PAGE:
Is Whey Protein Really Better Than Plant-Based Protein?

Table of Contents

How it all started

Just recently we have been sitting together after a workout and somehow the discussion circulated around which type of protein would be best for our after-workout meals.

A few of us were absolute “meat-heads” and they were looking forward to chewing through their holy steak or a similar piece of meat.

Others were like: “Nah… my system starts to revolt if I throw too much meat in. Especially after a heavy workout session…” – they preferred a whey protein shake.

One guy represented the “strong through plants” vegan fraction. He was all into plant-based protein and started to rant about animal-based protein and went on to lecture about how superior vegan products were.

I have always been a whey protein consumer – but the discussion made me think.

So I dug into this topic to learn more about the whole whey versus plant-based protein story. And what I found out is quite interesting…

Why do we take protein powders at all?

We want to stimulate muscle growth by kicking off muscle protein synthesis (MPS). This is either done through resistance training and/or protein intake.

A very important role in the kickstarting of MPS plays the amino acid Leucine. The amount of Leucine in your protein powder determines how much of your protein product you have to consume in order to start MPS.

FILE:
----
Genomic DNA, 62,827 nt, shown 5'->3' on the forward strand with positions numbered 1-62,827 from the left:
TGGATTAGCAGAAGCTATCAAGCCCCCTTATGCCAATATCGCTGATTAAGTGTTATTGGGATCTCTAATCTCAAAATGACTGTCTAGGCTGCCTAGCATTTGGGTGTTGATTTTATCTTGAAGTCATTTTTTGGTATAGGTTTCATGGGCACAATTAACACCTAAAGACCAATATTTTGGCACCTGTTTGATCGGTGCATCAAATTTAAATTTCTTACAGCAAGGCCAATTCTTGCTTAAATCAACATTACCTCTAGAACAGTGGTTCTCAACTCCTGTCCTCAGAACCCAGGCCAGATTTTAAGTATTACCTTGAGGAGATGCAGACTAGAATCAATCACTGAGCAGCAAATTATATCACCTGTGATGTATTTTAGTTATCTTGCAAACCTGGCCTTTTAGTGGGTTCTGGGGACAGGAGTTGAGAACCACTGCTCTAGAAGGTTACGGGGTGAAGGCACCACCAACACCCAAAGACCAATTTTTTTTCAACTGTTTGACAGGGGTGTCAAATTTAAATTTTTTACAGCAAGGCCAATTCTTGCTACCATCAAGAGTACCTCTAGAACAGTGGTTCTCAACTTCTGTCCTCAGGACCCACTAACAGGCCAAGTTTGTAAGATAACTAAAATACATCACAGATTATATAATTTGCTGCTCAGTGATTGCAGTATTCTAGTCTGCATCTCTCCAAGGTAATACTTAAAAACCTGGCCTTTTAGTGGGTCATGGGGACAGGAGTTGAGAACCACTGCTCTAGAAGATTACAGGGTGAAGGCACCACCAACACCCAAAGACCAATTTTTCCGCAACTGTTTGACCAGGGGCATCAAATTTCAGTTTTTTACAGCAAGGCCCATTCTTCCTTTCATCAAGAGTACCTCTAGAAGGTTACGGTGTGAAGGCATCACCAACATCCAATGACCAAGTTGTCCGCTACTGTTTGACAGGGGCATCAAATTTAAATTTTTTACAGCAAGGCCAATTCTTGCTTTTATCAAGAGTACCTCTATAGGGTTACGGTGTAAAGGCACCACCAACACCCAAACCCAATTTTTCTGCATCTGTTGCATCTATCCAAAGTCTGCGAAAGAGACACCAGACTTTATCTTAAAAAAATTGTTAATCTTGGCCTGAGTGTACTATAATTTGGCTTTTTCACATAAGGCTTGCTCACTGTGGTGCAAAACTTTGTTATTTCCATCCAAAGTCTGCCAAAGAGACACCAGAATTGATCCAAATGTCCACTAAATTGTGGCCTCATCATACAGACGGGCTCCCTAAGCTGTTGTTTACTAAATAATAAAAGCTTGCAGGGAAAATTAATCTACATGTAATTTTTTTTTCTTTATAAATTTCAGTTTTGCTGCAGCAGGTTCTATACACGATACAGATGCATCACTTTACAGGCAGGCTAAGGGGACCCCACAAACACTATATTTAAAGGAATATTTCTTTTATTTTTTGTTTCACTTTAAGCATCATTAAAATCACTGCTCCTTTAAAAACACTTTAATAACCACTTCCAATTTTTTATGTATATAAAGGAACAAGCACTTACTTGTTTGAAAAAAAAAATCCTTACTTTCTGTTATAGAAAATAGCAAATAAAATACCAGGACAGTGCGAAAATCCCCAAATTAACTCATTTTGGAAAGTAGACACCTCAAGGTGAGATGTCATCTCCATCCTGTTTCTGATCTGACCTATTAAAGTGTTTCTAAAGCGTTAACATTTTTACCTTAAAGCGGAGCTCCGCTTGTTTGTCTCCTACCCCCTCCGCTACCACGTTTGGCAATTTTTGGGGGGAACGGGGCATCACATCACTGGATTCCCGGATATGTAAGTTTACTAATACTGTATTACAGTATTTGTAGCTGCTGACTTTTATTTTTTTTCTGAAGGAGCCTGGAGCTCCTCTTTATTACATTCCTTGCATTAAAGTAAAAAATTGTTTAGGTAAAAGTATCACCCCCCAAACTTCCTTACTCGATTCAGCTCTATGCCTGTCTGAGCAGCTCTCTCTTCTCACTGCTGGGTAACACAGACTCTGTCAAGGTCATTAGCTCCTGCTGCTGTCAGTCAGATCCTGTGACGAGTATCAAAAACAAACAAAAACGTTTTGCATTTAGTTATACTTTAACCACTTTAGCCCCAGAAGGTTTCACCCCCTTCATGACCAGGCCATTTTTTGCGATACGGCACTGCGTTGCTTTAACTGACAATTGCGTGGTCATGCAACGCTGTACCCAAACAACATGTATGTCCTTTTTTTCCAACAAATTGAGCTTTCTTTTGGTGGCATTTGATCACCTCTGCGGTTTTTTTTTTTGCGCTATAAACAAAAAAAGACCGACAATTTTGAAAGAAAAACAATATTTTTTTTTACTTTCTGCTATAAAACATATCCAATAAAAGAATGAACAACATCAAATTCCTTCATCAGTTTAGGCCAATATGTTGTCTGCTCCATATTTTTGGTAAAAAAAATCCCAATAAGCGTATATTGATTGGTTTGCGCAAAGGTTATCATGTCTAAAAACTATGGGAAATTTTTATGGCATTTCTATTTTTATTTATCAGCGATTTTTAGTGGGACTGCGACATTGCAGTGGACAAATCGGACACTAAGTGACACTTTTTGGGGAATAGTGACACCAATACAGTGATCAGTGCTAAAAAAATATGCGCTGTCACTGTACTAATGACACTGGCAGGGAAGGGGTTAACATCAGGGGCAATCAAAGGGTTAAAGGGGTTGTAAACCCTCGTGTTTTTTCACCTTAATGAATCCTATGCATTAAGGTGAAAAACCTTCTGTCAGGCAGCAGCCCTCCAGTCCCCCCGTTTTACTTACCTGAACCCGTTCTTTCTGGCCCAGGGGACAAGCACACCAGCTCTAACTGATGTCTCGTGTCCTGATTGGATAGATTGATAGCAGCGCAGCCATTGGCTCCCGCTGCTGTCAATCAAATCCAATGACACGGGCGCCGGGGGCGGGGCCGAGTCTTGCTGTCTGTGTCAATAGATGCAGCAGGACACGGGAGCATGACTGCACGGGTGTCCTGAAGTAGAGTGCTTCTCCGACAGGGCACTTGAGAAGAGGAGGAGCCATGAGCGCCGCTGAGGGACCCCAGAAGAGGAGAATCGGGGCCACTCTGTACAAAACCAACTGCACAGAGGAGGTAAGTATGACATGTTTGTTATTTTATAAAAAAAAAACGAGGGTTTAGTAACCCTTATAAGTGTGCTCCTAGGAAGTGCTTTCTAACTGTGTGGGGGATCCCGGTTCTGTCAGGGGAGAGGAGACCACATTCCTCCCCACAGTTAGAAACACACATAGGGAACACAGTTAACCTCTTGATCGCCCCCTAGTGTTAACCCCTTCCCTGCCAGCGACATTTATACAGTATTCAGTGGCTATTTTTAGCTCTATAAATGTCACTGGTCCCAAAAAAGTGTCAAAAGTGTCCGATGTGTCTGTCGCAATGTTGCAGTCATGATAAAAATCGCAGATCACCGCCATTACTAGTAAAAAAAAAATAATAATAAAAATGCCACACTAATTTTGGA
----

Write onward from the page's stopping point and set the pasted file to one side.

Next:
With good whey protein products, you only need about 20 grams of whey protein to start MPS.

Plant protein has lower levels of Leucine, thus you will need higher doses of plant-based proteins to get the same result as you would get if you consumed whey protein powders.

three whey protein powder containers
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More plant proteins are needed for the same results

One could argue that this deficit of Leucine in plant protein could be made up by simply consuming higher doses of plant-based protein powder.

And in fact, a study has shown that consuming higher amounts of plant-based proteins in order to increase the uptake of Leucine really makes up for the lower concentration of Leucine in plant-based proteins.

But the amount of protein powder consumed for muscle growth needs to be far above standard levels of about 1.5-2 grams of whey protein per kg of body weight and per day.

In a study, the difference between the two protein sources was researched over a period of nine weeks. One group of athletes consumed 33 grams of whey protein and the other group consumed 33 grams of plant proteins after doing resistance training.

The result was such that the group that consumed whey protein gained considerably more lean muscle mass than the other group – the one that used plant-based protein powder mainly derived from soy.

healthy plant protein sources

Picture: several plant protein sources

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The importance of essential amino acids

Nonessential vs essential amino acids

When proteins are broken down in our body, amino acids are the product of this process.